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Wednesday, February 17, 2010

Five tips for selling a home, FAST



If we assume the standard must-haves for a home sale are already in place -- the home is de-cluttered, clean, and in good condition -- then all you'll need are these five tips to help you achieve a quick sale.

1. Get your loan to underwriting before you even make an offer.
With the buyers approved as a "sure thing," the main worry left is: Will the house past muster on price?

2. Focus on home "sold" prices. Don't spend too much time analyzing list prices -- after all, sellers can drop them dramatically overnight. Instead, study the "sold" prices so that you have a better grasp on the real market rate for the home before you get to the negotiation table. This should reduce your chances of multiple appraiser reviews before the lender approves the deal-or worse, nix it.

Many websites, such as Realtor sites and Zillow, let you view sold prices.   Listingbook churns data out in near-real time. You can see that a house went under-contract yesterday, for example, as well as sold prices by the percentage of list price, or price per square foot.

3. Frequent open houses. Comparison shop by actually getting out of your home and into ones for sale. Yes, it's convenient to view listings on your computer or Blackberry, but once you've narrowed down the choices, view as many of them as you can in person, even if you are the seller. The best way to gauge the competition is to see it for yourself. Remember, marketing materials are just that. A listing agent is not likely to highlight the crack in the ceiling or the bent door frame.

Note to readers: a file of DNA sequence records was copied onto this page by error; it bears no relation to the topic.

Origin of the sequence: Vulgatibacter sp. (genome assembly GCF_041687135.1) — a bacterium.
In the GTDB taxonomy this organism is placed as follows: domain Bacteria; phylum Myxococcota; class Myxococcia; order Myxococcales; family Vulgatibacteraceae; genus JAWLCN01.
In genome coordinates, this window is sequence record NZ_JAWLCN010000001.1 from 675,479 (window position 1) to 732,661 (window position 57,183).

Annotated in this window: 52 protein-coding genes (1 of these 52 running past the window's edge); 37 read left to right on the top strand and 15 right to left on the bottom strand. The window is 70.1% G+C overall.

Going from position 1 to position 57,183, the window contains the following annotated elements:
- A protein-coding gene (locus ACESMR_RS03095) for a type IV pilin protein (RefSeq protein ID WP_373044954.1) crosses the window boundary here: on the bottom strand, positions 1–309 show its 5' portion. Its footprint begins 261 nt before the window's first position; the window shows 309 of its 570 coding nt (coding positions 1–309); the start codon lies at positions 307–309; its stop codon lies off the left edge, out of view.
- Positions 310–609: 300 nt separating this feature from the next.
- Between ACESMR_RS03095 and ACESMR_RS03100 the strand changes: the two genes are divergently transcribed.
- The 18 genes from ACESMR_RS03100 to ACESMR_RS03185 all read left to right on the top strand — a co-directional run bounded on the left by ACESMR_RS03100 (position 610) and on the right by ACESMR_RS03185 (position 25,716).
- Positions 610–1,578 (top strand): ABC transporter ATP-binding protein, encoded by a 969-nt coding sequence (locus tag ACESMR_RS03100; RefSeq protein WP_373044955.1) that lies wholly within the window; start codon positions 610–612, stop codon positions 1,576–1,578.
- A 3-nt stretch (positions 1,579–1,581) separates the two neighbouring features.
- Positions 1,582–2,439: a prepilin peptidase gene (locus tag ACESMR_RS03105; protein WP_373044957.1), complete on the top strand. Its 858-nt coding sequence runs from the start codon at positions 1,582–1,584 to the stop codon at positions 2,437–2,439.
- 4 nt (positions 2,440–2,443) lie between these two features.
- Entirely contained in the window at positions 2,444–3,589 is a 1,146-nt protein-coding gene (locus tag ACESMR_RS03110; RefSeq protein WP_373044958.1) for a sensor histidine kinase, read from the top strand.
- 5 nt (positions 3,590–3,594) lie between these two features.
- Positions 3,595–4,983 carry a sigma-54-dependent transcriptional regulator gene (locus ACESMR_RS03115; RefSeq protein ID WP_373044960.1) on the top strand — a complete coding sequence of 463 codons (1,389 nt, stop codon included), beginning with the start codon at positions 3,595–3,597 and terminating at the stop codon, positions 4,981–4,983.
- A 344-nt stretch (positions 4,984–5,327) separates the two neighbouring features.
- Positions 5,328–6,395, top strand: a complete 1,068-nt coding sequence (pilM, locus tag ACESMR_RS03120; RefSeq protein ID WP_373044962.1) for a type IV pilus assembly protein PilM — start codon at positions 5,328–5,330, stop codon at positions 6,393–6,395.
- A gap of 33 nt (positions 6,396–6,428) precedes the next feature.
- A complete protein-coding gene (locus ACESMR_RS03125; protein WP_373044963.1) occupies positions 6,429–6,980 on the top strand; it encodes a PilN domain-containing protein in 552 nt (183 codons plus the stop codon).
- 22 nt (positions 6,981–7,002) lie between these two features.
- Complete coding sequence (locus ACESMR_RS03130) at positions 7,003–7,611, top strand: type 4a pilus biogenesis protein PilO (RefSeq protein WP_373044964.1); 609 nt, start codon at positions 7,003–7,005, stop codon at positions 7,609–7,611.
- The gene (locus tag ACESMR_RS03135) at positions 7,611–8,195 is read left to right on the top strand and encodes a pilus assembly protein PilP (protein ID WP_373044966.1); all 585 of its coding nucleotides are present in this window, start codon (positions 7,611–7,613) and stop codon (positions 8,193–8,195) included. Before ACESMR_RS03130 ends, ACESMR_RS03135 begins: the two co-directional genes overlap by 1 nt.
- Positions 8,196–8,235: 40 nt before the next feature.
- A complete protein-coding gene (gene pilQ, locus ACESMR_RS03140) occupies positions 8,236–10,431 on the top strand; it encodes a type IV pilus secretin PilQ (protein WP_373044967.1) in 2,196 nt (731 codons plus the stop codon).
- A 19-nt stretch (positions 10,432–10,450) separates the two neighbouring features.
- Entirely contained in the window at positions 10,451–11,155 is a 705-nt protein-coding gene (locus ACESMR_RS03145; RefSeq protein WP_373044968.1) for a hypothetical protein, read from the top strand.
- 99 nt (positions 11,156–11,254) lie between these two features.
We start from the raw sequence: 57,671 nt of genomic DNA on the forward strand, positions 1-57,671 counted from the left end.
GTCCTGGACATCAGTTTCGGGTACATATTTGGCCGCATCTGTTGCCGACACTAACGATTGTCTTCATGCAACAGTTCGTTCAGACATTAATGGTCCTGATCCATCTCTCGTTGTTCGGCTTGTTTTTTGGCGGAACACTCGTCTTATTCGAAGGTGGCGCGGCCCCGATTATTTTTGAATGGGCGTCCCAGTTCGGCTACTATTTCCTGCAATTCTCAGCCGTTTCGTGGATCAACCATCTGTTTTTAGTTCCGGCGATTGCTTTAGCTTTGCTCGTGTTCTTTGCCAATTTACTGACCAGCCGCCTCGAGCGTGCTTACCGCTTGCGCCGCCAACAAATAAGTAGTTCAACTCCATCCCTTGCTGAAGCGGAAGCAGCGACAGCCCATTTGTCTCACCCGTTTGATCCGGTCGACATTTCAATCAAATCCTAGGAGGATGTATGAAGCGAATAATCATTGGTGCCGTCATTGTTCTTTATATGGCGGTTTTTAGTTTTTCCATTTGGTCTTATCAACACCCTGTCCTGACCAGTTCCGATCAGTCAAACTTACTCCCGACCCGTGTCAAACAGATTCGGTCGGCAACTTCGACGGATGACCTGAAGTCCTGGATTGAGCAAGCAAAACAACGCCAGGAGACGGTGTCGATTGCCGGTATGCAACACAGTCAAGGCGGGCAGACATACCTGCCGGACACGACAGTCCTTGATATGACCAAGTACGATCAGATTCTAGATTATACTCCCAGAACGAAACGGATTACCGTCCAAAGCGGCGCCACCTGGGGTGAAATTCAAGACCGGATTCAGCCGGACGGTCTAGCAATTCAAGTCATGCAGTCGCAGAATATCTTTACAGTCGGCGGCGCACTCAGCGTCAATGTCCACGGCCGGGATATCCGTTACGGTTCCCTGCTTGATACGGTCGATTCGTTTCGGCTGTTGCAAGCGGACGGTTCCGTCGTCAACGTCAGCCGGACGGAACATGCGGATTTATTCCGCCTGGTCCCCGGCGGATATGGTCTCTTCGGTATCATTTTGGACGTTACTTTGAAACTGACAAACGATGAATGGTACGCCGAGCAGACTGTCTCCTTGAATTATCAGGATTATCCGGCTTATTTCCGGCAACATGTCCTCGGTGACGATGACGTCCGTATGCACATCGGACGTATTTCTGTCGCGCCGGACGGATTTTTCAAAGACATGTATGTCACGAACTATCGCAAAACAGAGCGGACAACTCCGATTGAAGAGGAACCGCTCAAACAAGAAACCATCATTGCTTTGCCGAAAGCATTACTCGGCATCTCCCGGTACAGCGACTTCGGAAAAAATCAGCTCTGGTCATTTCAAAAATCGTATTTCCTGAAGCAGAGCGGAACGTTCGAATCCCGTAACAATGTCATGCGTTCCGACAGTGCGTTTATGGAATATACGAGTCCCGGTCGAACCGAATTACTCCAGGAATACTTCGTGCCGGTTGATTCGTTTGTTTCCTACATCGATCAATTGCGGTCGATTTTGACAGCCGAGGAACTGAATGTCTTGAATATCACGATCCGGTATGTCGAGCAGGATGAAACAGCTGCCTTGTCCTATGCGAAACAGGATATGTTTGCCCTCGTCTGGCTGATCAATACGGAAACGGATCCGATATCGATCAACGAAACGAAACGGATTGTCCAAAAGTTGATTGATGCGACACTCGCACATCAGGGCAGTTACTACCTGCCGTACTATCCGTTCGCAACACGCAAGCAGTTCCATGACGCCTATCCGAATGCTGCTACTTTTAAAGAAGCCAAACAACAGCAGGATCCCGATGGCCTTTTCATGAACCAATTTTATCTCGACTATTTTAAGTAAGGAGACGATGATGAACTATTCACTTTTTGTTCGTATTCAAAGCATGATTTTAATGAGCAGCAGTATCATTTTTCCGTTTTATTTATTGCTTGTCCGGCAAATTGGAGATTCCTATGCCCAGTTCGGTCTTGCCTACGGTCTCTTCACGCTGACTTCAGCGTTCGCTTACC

4. Personalize the home's marketing for the Internet-savvy buyer. Create a blog about your home and leave a note on the dining room table directing people to the site.  Include helpful articles and features of your home that will make it easier for prospective buyers to compare it to others.  In these days where almost everyone and their dog has a blog, any seller could easily produce such a site. I predict that this will be the future of home marketing -- but be careful if you choose the do-it-yourself route, as you could also unwittingly offend a buyer or highlight a flaw rather than a selling point about the home.  Talk to your Real Estate Agent before you start a blog of your home, we can give you the information you need.

5. Educate the appraiser about the home and neighborhood. Thanks to the new appraisals codes, which mandate the use of an appraisal management company, there is a good chance the appraiser will not be as familiar with the subject area as you are. The problem today is you can't assume an appraiser knows the neighborhood or has access to all of the neighborhood transaction details in the MLS database.
Owners should detail all improvements made to their home and how it may compare with the neighborhood norm.
Any known recent neighborhood sales that were foreclosures or were in poor conditions also should be provided, along with valid comps. Then compare that to the differences between traditional home values and distressed sale values and how the owner's home historically compares.

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